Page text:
You must carry me now

Wilson, Mark ORCID logo ORCID: and Snaebjornsdottir, Bryndis (2015) You must carry me now. In: Visualising the Animal Conference, 18-19 June 2015, University of Cumbria, Carlisle, UK. (Unpublished) Full text not available from this repository.

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Conference summary: What is it to be human? Traditionally, human nature is set in opposition to the nature of animals. Yet, at least since evolutionary theory, humans are understood as part of the animal kingdom. Philosophical discourse is investigating a number of questions regarding the nature of animals and our relationship with them. The dichotomies of rationality and instinct or civility and wildness are at the heart of such deliberations. Ethical debates around the treatment and our relationship with animals are at the forefront. How are these debates informed by the traditions of representations of animals? Our relationship to animals is ambivalent and based on irrational distinctions. In our society certain animals are considered ‘food’, others are loved as pets whilst their kin are used in medical testing. Historically, western society relies on domesticated animals and their products (beyond food), but urban and agricultural developments threaten habitats and thereby animal (as well as plant) species. We recognise endangered species, but only engage with the protection of fluffy mammals as opposed to less appealing reptiles and insects.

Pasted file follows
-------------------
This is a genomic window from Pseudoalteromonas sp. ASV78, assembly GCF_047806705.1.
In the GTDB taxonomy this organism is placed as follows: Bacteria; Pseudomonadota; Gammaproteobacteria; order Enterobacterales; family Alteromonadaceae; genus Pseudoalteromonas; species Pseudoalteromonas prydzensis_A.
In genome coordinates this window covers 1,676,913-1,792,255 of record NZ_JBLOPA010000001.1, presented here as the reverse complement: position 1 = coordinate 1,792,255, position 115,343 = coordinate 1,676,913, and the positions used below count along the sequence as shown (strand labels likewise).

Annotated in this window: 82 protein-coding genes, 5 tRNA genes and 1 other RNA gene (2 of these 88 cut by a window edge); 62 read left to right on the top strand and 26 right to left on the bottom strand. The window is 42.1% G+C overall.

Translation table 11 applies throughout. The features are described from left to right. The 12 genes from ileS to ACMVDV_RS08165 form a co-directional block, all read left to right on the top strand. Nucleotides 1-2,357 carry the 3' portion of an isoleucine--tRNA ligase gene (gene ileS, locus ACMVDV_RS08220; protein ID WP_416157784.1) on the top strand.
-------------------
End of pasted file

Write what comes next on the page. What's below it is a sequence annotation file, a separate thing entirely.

Item Type: Conference or Workshop Item (Paper)
Departments: Academic Departments > Institute of Arts (IOA) > Fine Arts
Depositing User: Anna Lupton
Date Deposited: 11 Jan 2019 16:30
Last Modified: 12 Jan 2024 13:30
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